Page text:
Birding Africa
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Western Cape Tour, Hottentots Holland & Overberg, 6 & 7 April 2012

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Itinerary: We birded Rooiels, Stoney Point, Agulhas Plains, De Hoop Nature Reserve

Highlight species: Cape Rock-jumper, Southern Tchagra, Cape Siskin, Blue Crane, Agulhas Long-billed Lark

Total number of species recorded: 112

Detailed Trip Report

Day 1

After meeting up with Stefano at his accommodation, we embarked on our two day journey, making a beeline for our first stop – the seaside village of Rooiels. En route, along the N2, we spotted many of the invasive House Crow in the vicinity of the airport and a Black-shouldered Kite hovering above the grassy roadside verge, waiting to swoop upon any unsuspecting rodents that might have wandered into the open. A photographic break at one of the viewpoints along Clarence Drive proved fruitful, yielding excellent views of Cape Sugarbirds, the males displaying by enthusiastically clapping their wings and elegant tails and uttering their jumbled metallic calls. A Cape Bunting seemed very impressed with our vehicle, hopping about to view it from different angles and disappearing beneath the chassis for quite some time. Also seen was a very active Neddicky which darted about in the thick vegetation above the road, calling all the while. Frustratingly, we heard the piercing call of a Victorin's Warbler emanating from way up the slope in the tangled thicket. Searching for it would have been impractical as its location on the slope was fairly inaccessible and reaching it would have taken hours we did not have. In addition to the avian sightings, we also had superb views of False Bay in the soft morning light. After winding our way down to Rooiels, we were greeted by a very strong wind and, rather more pleasantly, a pair of magnificent Verreauxs' Eagle soaring above the cliffs. After watching the eagles wheel and dive about the sky for quite some time, we struck off along the path, quickly encountering Orange-breasted Sunbird, Red-winged Starling, Cape Sugarbird and Cape Weaver (in rather drab non-breeding plumage). An obliging male Cape Rock-thrush perched atop a rock not far from the road, allowing excellent views.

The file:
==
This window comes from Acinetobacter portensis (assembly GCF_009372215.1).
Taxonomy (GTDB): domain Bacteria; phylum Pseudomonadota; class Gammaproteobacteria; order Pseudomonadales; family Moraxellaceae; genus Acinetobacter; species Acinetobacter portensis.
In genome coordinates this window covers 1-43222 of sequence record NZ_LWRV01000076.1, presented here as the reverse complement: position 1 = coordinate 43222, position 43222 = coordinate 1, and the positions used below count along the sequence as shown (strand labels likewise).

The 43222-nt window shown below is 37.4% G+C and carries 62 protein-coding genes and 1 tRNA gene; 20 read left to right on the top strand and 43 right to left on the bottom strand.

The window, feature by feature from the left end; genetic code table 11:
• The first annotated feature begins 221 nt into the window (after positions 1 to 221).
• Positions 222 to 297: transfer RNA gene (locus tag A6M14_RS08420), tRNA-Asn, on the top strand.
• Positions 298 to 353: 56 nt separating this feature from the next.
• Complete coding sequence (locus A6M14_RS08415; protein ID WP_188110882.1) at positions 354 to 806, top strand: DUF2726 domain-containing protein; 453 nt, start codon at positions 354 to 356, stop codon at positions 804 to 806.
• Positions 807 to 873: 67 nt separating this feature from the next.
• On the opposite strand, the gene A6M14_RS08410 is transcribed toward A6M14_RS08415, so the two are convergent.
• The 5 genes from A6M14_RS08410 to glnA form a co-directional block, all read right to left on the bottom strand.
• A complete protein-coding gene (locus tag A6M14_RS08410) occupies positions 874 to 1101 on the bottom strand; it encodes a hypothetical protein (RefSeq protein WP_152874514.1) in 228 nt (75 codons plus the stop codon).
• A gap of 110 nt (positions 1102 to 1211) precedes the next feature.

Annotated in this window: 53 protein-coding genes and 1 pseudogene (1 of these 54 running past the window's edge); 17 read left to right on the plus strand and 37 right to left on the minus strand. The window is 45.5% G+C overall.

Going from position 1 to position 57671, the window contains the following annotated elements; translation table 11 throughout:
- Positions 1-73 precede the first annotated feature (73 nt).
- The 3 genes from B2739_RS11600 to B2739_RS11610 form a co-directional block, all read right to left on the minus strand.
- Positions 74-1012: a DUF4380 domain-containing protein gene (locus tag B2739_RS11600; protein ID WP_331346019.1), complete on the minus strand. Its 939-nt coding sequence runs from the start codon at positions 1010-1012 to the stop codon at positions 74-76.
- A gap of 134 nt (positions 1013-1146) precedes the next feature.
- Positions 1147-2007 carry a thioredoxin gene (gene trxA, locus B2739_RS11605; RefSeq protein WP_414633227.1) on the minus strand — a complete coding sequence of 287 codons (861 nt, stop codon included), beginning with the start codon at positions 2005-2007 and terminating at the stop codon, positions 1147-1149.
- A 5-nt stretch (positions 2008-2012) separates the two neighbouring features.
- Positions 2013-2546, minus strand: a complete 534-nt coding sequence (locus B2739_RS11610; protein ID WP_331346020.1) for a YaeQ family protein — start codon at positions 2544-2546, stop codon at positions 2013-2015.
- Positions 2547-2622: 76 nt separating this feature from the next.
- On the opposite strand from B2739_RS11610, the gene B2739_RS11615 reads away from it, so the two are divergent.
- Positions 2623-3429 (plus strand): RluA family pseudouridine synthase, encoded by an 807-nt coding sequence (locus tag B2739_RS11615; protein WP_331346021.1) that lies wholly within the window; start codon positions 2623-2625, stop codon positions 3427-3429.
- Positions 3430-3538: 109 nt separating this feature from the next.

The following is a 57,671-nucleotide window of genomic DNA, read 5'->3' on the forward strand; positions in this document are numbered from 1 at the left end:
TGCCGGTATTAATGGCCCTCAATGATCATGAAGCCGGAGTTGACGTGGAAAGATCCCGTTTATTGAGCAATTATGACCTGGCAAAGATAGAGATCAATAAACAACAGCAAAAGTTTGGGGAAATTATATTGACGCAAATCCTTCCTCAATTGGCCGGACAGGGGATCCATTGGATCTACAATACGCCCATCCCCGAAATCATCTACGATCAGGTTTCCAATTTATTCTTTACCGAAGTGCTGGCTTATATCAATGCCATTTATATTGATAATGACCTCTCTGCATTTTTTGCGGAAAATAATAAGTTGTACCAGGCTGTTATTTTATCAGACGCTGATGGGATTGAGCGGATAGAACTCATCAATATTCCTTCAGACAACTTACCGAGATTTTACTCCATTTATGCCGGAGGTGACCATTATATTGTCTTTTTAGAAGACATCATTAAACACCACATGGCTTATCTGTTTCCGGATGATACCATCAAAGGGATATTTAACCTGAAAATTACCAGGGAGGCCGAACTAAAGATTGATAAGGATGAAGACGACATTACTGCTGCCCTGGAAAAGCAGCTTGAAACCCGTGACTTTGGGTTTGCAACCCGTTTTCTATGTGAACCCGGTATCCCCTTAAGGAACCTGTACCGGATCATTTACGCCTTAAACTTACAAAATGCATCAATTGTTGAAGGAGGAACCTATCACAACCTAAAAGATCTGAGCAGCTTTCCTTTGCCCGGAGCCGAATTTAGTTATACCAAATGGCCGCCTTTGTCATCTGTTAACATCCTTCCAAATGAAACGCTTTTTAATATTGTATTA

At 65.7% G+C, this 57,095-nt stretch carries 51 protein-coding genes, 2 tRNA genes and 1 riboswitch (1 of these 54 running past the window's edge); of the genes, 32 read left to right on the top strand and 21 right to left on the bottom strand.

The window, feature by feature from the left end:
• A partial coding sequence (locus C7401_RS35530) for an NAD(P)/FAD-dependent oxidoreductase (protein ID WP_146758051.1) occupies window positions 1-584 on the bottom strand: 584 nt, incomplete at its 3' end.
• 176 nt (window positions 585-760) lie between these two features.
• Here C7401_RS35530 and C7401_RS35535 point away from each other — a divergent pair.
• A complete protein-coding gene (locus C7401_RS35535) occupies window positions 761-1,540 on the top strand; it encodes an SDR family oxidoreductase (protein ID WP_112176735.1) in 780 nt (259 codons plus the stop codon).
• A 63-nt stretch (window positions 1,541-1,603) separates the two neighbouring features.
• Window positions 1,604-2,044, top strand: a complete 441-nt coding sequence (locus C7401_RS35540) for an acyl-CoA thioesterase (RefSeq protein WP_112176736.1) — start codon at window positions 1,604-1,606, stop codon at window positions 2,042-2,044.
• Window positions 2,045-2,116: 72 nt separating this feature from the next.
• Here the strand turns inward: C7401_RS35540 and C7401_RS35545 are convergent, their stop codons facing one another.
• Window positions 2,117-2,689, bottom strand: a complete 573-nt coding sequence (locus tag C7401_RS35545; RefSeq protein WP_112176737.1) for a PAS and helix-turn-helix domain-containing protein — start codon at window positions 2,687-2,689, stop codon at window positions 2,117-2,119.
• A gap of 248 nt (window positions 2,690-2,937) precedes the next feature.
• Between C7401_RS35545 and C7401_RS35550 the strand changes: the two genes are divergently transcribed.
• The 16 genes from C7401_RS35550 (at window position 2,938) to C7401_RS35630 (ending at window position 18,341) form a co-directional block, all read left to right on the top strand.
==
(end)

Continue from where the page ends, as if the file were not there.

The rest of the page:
We saw Speckled Mousebirds, not wasting any time on their flights between bushes, and we saw and heard many Malachite Sunbirds, the males of which were all in eclipse plumage. While scanning the boulder strewn slope for Cape Rock-jumper, we spotted a pair of Ground Woodpeckers calling from atop one of the many small boulders. Ground Woodpeckers are the largest woodpeckers in Southern Africa and one of only three ground dwelling woodpecker species in the world.

Further along the road, we picked up non-breeding Yellow Bishops, the yellow rumps of the males still very evident, Familiar Chat, Greybacked Cisticola and Karoo Prinia. We witnessed a heated vocal and aerial battle between three Cape Grassbirds, a species which, although calling often, is usually rather skulky. After searching extensively for Cape Rock-jumper and seeing nothing, we began to think that perhaps the violent winds (at times, we were knocked off balance by the stronger gusts) were keeping them from venturing above the vegetation. Eventually we turned back, but did not give up hope, hoping to pick up the Rockjumpers on our way back to the carpark. For the most part, the return journey was woefully uneventful, yielding nothing more than rocks. Around the bend from the carpark, at the very ragged edge of preferable terrain, a male Cape Rock-jumper flitted out of the vegetation and alighted atop a large boulder less than 20m from the roadside. Neither of the guides had ever seen Rockjumpers this close to the carpark and we watched happily as the male was joined by a female.